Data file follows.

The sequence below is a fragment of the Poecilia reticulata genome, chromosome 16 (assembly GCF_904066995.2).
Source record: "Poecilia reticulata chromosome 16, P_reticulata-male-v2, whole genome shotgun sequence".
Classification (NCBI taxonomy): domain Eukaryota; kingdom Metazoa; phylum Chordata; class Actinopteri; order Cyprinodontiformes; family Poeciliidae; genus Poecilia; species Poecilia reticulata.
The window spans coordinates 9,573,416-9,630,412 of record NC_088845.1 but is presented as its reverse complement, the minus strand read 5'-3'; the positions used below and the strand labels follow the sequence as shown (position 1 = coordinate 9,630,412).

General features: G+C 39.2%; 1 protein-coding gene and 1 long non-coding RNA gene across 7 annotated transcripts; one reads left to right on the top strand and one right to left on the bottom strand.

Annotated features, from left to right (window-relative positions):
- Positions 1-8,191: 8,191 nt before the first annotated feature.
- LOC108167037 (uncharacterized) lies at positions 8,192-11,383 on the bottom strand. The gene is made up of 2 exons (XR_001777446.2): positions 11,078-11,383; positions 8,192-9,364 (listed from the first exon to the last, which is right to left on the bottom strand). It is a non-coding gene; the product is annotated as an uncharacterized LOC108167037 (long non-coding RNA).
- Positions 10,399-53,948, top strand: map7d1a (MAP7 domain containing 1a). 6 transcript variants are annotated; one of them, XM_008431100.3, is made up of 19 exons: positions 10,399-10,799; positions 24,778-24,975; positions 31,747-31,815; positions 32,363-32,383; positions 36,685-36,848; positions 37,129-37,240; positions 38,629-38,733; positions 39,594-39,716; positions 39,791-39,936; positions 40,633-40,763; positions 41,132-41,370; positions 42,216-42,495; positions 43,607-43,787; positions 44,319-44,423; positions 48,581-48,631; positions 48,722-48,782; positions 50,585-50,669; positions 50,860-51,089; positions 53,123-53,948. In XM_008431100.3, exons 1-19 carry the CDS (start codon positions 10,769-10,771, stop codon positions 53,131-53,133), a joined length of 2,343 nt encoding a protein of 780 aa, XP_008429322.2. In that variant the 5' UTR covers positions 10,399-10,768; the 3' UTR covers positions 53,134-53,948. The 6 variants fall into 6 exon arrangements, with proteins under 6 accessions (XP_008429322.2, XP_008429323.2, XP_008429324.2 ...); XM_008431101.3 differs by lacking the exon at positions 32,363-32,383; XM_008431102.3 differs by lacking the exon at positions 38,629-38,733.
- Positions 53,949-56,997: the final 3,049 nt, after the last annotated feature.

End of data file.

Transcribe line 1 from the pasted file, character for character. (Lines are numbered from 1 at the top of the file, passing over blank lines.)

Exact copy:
The sequence below is a fragment of the Poecilia reticulata genome, chromosome 16 (assembly GCF_904066995.2).